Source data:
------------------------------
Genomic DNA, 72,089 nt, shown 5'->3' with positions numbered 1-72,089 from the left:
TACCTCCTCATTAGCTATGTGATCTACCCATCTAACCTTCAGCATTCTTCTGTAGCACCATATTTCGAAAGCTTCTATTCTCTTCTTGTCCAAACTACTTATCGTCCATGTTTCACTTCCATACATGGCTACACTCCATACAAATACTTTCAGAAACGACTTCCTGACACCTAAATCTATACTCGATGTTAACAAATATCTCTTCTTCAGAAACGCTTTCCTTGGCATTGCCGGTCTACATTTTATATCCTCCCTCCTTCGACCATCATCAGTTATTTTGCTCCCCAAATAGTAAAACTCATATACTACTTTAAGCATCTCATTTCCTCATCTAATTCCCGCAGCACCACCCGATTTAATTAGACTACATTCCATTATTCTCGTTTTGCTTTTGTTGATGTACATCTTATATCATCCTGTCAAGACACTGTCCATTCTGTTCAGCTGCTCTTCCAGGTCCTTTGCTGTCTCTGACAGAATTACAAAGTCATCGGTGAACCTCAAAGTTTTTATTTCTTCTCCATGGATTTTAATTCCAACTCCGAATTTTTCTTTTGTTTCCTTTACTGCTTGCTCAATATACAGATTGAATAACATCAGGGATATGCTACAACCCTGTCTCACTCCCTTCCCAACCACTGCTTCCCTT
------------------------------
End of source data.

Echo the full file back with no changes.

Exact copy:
Genomic DNA, 72,089 nt, shown 5'->3' with positions numbered 1-72,089 from the left:
TACCTCCTCATTAGCTATGTGATCTACCCATCTAACCTTCAGCATTCTTCTGTAGCACCATATTTCGAAAGCTTCTATTCTCTTCTTGTCCAAACTACTTATCGTCCATGTTTCACTTCCATACATGGCTACACTCCATACAAATACTTTCAGAAACGACTTCCTGACACCTAAATCTATACTCGATGTTAACAAATATCTCTTCTTCAGAAACGCTTTCCTTGGCATTGCCGGTCTACATTTTATATCCTCCCTCCTTCGACCATCATCAGTTATTTTGCTCCCCAAATAGTAAAACTCATATACTACTTTAAGCATCTCATTTCCTCATCTAATTCCCGCAGCACCACCCGATTTAATTAGACTACATTCCATTATTCTCGTTTTGCTTTTGTTGATGTACATCTTATATCATCCTGTCAAGACACTGTCCATTCTGTTCAGCTGCTCTTCCAGGTCCTTTGCTGTCTCTGACAGAATTACAAAGTCATCGGTGAACCTCAAAGTTTTTATTTCTTCTCCATGGATTTTAATTCCAACTCCGAATTTTTCTTTTGTTTCCTTTACTGCTTGCTCAATATACAGATTGAATAACATCAGGGATATGCTACAACCCTGTCTCACTCCCTTCCCAACCACTGCTTCCCTT